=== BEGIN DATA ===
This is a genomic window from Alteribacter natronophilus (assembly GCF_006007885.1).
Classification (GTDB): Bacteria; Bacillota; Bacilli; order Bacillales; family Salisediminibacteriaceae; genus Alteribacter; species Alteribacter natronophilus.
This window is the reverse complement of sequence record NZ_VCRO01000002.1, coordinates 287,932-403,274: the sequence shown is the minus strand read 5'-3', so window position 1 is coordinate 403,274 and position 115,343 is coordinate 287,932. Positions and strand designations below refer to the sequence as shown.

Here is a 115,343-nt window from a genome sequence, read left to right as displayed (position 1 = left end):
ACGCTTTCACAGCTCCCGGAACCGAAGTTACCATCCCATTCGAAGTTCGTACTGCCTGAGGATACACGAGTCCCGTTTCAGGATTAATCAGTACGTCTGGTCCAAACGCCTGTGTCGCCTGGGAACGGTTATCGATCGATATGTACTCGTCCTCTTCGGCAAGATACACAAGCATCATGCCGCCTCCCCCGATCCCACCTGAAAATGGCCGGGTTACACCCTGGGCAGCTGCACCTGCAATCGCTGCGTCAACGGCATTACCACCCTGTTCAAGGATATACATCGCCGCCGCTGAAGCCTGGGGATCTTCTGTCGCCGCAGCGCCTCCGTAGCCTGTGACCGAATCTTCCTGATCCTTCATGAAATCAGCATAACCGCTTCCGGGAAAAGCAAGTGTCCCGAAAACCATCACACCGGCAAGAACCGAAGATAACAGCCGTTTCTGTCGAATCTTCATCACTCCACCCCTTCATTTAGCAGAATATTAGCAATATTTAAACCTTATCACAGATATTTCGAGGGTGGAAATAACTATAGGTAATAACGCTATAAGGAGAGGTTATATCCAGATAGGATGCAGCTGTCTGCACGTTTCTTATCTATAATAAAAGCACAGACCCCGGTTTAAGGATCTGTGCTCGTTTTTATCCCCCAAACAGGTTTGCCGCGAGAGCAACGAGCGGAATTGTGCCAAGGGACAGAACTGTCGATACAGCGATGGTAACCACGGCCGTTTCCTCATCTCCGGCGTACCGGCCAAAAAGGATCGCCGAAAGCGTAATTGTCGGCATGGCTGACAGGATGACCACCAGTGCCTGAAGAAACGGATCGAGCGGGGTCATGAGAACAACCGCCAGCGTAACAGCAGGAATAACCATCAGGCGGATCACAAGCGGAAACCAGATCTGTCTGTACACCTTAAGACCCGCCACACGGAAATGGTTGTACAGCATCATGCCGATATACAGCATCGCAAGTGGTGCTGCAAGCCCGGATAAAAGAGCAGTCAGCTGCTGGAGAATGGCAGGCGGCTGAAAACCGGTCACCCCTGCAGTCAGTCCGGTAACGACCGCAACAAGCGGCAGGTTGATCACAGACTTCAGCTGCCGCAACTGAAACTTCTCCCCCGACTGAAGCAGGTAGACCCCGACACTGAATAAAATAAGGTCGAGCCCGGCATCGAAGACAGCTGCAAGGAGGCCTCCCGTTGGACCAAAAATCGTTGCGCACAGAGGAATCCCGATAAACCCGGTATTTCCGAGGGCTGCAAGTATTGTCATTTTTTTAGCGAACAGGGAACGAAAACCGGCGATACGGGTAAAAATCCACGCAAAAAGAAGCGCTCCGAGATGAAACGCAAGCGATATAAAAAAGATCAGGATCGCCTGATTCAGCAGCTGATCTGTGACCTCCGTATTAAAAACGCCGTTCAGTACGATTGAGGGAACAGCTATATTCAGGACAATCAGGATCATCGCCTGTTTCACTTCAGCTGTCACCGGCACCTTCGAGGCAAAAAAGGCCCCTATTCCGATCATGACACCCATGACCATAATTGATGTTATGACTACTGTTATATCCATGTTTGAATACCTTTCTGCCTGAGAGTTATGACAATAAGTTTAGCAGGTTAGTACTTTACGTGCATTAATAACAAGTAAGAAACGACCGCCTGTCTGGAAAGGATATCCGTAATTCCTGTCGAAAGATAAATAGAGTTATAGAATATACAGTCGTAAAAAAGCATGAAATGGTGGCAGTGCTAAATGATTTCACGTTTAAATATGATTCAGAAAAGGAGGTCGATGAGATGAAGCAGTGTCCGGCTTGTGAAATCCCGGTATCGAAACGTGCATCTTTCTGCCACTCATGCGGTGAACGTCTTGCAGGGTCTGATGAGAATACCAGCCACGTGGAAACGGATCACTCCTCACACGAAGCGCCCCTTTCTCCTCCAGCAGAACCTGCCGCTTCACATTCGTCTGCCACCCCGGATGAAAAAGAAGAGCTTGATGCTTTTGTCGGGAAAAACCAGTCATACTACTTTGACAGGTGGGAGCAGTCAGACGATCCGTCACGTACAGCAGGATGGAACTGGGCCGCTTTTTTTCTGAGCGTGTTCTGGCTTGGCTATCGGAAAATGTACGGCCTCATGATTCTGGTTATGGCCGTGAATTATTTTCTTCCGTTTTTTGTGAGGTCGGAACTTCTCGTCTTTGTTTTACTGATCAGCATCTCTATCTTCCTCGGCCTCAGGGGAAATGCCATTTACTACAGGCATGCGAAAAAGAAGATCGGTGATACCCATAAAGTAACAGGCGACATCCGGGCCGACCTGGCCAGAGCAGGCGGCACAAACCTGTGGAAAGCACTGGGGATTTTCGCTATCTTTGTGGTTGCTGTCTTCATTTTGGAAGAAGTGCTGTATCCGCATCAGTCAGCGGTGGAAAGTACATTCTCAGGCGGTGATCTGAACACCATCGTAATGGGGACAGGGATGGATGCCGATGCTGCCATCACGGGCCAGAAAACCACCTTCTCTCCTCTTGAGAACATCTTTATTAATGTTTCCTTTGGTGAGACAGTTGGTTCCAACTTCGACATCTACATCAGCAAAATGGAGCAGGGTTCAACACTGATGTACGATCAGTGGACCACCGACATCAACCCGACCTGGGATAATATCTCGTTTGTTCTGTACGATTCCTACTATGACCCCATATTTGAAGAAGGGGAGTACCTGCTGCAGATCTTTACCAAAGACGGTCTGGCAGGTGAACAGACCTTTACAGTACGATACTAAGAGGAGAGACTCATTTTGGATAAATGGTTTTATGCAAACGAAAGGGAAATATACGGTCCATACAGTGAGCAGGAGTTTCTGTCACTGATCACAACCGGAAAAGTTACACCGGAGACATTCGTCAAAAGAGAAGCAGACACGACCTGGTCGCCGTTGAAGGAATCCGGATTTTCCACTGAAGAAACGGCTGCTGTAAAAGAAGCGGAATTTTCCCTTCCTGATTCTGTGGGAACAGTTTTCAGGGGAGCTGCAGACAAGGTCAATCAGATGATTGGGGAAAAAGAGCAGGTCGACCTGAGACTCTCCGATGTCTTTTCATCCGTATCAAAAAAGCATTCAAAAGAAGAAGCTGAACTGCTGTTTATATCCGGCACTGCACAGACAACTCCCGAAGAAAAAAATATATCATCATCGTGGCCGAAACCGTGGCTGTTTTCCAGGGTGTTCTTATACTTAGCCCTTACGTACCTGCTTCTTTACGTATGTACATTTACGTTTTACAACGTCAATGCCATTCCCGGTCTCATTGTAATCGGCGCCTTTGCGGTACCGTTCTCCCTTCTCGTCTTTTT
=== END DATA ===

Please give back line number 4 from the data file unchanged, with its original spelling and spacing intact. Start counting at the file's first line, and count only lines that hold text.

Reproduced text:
Here is a 115,343-nt window from a genome sequence, read left to right as displayed (position 1 = left end):